Stephen Bishop

Following his art college training in Berkshire, Stephen Bishop took away a love of painting and life drawing. He had a burning desire to live as a fine artist. He lived and worked as an artist in Hackney, Severn Sisters and Muswell Hill in the 1980's. A spell in Andulucia mountain village 1987 proved to be a turning point for his artistic direction. In 1988 he was inexorably drawn to live in Dorset. His work mixes a poetic painterly representation and an abstract aesthetic together with a profound love for colour.

Lady Digby invited Stephen Bishop to paint her stunning garden at Minterne in Dorset. The painting "Lady Digby's Garden" was a finalist in the Winsor & Newton Young Artist Award at the Royal Society of Oil Painters Exhibition at the Mall Galleries in London.
His full scale portrait painting of his grandparents, "Mr & Mrs Roberts" made it through to the finals of the prestigious BP Portrait Award at the NPG in 1994. The work had a favourable review in the Telegraph newspaper.

Nearly all of Stephen Bishop's landscapes are inspired and completed "en plein air" in all weather conditions in one energetic session. Nature providing rich inspiration, as it did for his heroes, Constable, Turner and especially Vincent Van Gogh. Constable said that "painting is another word for feeling", this is a statement which Stephen's work richly exemplifies. The use of a new studio at Purbeck in 2008 has given Stephen an opportunity to explore a new range of Studio based and abstract work.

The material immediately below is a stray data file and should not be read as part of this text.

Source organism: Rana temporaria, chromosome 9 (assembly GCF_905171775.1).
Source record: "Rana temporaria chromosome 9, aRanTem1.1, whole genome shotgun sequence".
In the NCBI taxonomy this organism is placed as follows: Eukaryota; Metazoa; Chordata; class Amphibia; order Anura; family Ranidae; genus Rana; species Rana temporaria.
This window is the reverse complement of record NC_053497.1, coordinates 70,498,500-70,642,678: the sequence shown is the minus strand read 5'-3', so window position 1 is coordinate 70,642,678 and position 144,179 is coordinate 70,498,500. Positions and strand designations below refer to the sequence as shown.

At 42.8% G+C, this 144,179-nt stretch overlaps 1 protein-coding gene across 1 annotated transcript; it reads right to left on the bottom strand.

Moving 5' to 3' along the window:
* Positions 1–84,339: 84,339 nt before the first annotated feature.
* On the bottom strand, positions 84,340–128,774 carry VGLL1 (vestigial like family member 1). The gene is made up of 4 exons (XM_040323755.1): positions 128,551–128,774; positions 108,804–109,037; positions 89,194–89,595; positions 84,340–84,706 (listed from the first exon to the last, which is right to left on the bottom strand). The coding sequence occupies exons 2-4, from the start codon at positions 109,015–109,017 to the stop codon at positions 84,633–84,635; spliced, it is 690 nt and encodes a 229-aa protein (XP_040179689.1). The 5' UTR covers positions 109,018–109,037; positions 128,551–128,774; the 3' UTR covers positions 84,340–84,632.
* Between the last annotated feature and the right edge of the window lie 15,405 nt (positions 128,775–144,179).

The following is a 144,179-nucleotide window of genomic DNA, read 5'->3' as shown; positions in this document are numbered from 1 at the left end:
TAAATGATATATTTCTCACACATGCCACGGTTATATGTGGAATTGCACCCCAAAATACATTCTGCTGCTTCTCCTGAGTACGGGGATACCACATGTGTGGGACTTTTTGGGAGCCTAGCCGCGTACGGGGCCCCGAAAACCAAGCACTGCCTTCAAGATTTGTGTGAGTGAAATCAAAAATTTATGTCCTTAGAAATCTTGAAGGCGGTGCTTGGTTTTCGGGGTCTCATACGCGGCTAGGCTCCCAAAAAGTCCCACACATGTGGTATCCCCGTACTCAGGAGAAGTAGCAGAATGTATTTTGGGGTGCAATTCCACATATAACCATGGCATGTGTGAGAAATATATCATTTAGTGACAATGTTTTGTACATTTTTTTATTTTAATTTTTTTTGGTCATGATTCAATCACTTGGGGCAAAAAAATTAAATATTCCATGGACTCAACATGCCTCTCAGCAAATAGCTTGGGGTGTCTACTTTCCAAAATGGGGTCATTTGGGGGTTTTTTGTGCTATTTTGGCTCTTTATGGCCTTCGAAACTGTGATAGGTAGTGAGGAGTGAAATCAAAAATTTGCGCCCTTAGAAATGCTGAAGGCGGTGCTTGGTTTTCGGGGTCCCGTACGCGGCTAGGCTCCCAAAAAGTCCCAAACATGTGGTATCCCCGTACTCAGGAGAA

Stephen Bishop's work is being increasing collected by art lovers, including the RA sculptor Sir Anthony Caro OM, CBE.

Statement by Stephen Bishop:-
‘The main concerns explored in my work are the forces of nature. One major recurring theme is the balance between Light and Dark as well as a sense of Time and Place. As I walk around the landscape, I am always searching for echoes and rhythms in nature that resonate with my own inner landscape. Dorset provides a rich sense of place, dreams and memory that I have fostered since childhood. Increasingly, I am concerned with engaging with a sense of spirituality in my art. To evoke powerful emotions and ideas in the viewer has always been my main desire.

My working method has evolved from 20 years of working en plein air in Dorset; I now work both outdoors and in the studio. Direct experience of working from nature continues to be the basis for my art, however the studio affords another rich vein of creativity to mine. I feel that both approaches inform and cross fertilise the other’.